During the Readyville Family and Community Education Club tour of the Opryland Hotel Atrium and Gardens our group stopped by a waterfall in the Conservatory for a picture. Front: Martha Claire Youree and Ann Johnson, Middle row: Geneva McKnight, Judy Hoover, Kay Currie, Penny Meyers, Gail Norton, Eloise Rains, and Lucille Graham; Back: Hollis Malone, Manager of Horticulture, and Carla Bush, UT Extension Cannon County FCS Agent.
The Readyville FCE Club took a guided tour of the Opryland Hotel & Convention Center gardens in Nashville April 17 as their regular monthly meeting. There were twelve members and guests with our group, who learned about the work that goes into managing the atriums and gardens.
The tour was led by Hollis Malone, Manager of Horticulture and Pest Control for the resort since 1982. Upon joining Gaylord Opryland, Malone designed the gardens in the nine-acre Garden Conservatory, Cascades and Delta atriums. He has won awards for design and management from the Interior Plantscape Association and the Interior Landscape Industry. He also has been recognized for his achievement by the American Horticulture Society and Associated Landscape Contractors of America. Malone is responsible for managing the care and design of all the Gaylord Opryland gardens, as well as creating holiday displays that are world-renowned.
There are numerous palm trees in the gardens, but Malone stressed the importance of the coconut palm to our world. Here in the United States we don’t rely on palm trees as much as other parts of the world, where it is used it not only for food but shelter using the leaves for roofs and other parts for making fishing nets, rope, firewood, thatching, poles, baskets, and more. The Seminole tribes relied on the Palmetto palm and it is the state tree for both South Carolina and Florida.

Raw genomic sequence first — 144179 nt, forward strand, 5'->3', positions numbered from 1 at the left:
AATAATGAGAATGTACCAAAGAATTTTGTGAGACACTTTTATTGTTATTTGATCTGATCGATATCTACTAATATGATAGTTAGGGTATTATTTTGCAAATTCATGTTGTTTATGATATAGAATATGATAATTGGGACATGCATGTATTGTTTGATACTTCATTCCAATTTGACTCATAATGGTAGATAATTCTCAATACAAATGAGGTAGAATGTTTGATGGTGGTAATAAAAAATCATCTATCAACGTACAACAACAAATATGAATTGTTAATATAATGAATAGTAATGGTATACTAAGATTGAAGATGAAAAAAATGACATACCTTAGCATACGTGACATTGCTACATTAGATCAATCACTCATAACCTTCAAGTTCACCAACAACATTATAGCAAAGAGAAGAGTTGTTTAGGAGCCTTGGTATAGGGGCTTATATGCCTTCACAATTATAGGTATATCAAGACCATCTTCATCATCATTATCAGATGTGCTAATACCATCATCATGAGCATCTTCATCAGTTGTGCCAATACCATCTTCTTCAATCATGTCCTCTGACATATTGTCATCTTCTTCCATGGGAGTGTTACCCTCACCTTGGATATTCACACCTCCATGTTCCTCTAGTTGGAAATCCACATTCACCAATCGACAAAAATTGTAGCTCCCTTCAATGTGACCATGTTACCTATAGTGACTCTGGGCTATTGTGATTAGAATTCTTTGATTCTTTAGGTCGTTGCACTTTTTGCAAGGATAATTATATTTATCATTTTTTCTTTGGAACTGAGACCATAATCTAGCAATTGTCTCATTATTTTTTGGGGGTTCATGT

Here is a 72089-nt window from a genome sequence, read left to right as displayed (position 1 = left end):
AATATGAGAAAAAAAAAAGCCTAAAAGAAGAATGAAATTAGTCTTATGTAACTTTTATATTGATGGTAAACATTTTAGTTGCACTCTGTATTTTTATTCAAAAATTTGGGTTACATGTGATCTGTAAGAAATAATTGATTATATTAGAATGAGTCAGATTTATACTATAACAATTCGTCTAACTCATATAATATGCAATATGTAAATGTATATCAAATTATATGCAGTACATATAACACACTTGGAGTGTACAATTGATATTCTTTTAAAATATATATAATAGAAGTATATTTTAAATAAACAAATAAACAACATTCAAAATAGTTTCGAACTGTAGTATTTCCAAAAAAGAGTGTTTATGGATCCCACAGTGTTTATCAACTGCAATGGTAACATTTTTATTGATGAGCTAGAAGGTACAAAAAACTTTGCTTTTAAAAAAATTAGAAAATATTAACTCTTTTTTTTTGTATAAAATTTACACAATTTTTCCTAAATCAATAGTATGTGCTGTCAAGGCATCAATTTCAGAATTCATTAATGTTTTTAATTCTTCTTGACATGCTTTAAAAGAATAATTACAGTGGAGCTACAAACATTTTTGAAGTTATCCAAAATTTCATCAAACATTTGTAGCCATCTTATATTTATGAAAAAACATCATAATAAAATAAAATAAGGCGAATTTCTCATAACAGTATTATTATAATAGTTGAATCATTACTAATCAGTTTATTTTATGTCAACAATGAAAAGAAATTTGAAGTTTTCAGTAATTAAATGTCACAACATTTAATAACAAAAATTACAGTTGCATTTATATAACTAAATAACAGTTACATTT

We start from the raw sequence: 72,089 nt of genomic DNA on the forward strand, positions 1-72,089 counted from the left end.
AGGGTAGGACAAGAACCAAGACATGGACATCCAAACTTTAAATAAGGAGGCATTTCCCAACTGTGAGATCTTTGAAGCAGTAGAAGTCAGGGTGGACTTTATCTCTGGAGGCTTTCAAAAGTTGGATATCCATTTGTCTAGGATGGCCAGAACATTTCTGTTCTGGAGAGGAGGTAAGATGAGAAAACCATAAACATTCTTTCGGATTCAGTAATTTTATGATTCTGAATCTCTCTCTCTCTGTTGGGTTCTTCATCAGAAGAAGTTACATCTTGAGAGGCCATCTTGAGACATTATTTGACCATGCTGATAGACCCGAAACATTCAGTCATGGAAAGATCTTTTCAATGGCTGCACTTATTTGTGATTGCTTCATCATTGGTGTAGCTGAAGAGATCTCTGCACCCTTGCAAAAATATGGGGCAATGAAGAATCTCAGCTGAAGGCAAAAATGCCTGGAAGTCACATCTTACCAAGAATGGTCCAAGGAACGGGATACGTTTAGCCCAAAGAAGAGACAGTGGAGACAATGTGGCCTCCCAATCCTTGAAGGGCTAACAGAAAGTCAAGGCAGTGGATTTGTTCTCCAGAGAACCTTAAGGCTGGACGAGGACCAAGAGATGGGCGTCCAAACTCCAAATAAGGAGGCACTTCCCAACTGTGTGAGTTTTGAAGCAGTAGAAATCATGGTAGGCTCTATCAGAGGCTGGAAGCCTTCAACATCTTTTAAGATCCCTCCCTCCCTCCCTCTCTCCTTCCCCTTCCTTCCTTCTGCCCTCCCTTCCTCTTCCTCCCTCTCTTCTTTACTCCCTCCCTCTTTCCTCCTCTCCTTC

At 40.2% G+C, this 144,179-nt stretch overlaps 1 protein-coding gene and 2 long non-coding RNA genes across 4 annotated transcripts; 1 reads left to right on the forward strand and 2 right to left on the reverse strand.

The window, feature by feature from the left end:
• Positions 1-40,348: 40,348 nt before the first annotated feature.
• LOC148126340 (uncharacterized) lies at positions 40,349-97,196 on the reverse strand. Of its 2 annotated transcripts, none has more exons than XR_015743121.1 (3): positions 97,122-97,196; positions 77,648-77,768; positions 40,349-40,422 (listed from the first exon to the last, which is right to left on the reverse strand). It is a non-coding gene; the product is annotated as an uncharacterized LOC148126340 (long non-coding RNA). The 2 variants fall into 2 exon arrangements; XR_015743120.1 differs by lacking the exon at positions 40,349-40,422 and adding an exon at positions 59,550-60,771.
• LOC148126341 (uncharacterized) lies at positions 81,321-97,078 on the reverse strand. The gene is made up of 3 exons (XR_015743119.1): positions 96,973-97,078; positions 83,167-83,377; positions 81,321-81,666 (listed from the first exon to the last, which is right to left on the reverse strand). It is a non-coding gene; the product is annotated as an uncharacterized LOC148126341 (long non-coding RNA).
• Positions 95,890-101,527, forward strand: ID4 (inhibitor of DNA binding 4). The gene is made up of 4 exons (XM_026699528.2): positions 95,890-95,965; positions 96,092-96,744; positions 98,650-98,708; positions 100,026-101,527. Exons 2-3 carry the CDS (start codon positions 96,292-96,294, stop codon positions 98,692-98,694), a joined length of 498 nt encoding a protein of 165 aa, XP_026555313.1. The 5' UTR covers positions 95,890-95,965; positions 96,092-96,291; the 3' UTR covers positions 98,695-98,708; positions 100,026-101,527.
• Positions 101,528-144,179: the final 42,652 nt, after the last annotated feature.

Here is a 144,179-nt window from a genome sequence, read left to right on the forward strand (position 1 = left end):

The Atriums & Gardens of Opryland encompass nine lush acres of indoor gardens separated into three areas known as the Cascades, the Delta and the Garden Conservatory. Each of the three atriums offer an incredible and unique experience, from the Cascades which hosts a 44-foot cascading waterfall to taking an indoor riverboat cruise in the Delta's own quarter mile river.
All combined there are approximately 50,000 total plants, plenty of cascading waterways, thousands of tropical and fragrant plants, along wonderful walkways for an enjoyable afternoon of exploration and relaxation that our FCE Club enjoyed. To see more pictures join our Cannon County FCE Club Group on facebook.
After the tour, the group enjoyed lunch at Sante Fe Cattle Co. on Music Valley Drive.
If you are interested in learning more or visiting an FCE Club contact UT Extension Family and Consumer Sciences Agent, Carla Bush at 615-563-2554, firstname.lastname@example.org. The Family and Community Education Club does not exclude persons on the basis of race, color, national origin, age, sex, disability, religion or veteran status from its membership, participation or benefits. The club is in compliance with the University of Tennessee Extension nondiscrimination policy.